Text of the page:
US Unsure If Afghan Intel Service Even Works Despite Half A Billion Dollars In Aid


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Saagar Enjeti White House Correspondent
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The U.S. is unsure how well Afghanistan’s national intelligence service is performing despite spending nearly half a billion taxpayer dollars since 2010, the U.S. Special Inspector General for Afghanistan Reconstruction (SIGAR) revealed Monday.

Despite the large financial investment in the Afghan National Security Force’s (ANSF) intelligence capabilities the U.S. never developed adequate performance metrics to measure their progress. “Because of a lack of performance metrics … and a reliance on contractor-provided data for the ASOM program, it is almost impossible to gauge the government’s return on investment for the $457.7 million spent,” the report declares.

SIGAR also “found that significant portions of other groups of ANDSF intelligence trainers and instructors failed to meet the minimally established training requirements.” SIGAR’s findings are typical of many U.S. projects in Afghanistan, which spent exorbitant amounts of taxpayer dollars with little ability to track their efficacy.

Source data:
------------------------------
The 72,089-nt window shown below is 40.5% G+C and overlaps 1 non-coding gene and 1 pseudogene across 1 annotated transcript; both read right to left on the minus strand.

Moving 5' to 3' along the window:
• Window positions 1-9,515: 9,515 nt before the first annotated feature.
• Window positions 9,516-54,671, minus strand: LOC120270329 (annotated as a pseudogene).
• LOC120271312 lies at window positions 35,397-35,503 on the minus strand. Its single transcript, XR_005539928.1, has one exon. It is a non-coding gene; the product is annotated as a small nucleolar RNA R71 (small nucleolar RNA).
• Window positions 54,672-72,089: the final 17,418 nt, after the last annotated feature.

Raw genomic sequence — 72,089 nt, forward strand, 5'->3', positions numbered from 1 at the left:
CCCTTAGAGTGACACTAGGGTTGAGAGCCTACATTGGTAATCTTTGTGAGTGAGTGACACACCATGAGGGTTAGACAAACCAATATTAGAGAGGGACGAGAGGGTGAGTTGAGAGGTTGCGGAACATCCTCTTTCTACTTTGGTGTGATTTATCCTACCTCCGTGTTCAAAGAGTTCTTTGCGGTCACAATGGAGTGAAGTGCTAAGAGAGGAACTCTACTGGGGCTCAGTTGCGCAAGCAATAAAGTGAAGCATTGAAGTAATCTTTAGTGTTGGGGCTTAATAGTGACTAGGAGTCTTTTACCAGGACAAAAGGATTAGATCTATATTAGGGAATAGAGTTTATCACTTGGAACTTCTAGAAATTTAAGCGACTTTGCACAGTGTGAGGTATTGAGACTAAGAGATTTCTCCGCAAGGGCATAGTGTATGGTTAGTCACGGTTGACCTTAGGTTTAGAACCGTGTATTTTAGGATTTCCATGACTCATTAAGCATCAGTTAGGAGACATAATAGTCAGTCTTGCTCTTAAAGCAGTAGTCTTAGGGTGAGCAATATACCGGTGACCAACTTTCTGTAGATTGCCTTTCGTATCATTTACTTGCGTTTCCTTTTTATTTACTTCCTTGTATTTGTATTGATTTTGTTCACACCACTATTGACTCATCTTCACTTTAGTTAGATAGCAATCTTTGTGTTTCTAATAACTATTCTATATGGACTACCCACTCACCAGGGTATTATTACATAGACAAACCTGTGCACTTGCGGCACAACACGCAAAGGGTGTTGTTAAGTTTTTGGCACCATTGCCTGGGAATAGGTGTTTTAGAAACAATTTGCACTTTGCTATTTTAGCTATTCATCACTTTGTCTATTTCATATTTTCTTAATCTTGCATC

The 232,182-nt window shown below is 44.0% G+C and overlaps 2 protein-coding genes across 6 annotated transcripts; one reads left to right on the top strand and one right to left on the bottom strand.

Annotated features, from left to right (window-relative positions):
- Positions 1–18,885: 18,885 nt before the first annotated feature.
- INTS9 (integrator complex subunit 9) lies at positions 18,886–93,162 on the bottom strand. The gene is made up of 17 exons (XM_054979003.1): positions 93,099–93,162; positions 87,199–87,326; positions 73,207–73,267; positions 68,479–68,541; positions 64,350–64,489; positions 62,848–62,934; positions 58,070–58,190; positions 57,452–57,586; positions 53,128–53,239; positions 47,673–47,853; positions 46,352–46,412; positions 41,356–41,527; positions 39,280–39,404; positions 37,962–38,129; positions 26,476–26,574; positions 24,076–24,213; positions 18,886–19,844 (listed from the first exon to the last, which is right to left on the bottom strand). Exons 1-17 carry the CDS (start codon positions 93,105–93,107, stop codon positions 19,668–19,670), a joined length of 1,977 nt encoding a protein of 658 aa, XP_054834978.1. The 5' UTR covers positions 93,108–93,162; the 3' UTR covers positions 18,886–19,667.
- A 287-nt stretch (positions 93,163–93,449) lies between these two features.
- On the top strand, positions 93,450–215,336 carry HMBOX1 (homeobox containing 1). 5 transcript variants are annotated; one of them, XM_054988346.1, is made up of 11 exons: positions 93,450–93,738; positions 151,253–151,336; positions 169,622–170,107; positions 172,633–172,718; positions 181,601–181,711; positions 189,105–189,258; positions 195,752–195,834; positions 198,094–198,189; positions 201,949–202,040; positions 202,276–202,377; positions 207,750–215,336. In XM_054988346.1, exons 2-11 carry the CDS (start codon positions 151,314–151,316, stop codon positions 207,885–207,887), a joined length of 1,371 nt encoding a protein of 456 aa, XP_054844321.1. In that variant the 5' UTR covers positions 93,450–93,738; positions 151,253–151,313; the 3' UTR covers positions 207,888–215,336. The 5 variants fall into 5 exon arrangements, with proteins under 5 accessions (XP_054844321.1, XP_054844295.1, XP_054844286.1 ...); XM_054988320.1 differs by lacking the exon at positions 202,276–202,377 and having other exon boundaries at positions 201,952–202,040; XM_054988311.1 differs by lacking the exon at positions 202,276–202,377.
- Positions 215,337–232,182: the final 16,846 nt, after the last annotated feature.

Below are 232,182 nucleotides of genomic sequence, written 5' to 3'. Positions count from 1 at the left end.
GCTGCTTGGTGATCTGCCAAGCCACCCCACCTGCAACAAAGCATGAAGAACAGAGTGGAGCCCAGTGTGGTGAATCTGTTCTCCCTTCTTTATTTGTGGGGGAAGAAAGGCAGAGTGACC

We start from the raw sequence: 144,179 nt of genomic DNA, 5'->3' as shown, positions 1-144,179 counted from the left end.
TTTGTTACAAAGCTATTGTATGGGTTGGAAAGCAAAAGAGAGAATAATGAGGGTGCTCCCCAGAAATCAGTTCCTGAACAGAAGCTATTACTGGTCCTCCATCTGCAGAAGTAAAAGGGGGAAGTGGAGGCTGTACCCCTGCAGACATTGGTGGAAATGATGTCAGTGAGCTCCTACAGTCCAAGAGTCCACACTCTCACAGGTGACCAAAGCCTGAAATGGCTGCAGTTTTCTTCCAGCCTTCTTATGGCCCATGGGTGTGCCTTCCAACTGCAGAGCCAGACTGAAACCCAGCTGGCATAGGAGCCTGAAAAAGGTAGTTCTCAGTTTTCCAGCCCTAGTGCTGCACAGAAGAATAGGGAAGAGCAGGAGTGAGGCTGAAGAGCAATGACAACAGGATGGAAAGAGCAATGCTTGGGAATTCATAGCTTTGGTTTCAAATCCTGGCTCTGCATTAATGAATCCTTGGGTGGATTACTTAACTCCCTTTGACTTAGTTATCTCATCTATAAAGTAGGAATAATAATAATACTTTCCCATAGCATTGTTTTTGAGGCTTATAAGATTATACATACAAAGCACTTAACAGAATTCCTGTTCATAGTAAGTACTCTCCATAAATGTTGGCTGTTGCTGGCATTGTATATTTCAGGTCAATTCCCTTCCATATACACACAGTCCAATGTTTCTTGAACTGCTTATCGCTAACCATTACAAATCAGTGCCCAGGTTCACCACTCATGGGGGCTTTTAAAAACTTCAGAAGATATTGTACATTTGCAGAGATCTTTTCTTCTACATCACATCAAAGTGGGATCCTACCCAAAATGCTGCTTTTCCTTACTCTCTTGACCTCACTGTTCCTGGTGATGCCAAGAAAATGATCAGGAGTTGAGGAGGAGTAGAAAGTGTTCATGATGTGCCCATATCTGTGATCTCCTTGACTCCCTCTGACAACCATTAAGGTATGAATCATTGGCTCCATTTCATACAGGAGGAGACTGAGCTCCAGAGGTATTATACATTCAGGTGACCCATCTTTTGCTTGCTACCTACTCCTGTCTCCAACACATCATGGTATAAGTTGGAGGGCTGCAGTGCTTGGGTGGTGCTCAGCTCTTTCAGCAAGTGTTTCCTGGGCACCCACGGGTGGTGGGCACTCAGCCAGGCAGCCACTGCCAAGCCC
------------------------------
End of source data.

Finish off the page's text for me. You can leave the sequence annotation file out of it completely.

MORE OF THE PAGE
Secretary of Defense James Mattis issued a stark warning to senior Pentagon officials about prudently spending taxpayer funds in a late July memo saying “cavalier or casually acquiescent decisions to spend taxpayer dollars in an ineffective and wasteful manner are not to recur.”

“I expect all DoD organizations to use this error as a catalyst to bring to light wasteful practices — and take aggressive steps to end waste in our Department,” he continued.

Mattis’s memo came after a previous SIGAR report detailing how the U.S. military spent $28 million on ineffective camouflage uniforms for ANSF. The U.S. reportedly purchased the uniforms in consultation with ANSF who requested “forest” camouflage despite the fact that wooded areas cover only 2.1% of the country’s total land mass.

“Neither DOD nor the Afghan government could demonstrate the appropriateness of the ANA [Afghan National Army] uniform for the Afghan environment, or show that the new camouflage pattern did not hinder ANA operations by providing a more clearly visible target to the enemy,” the report found.

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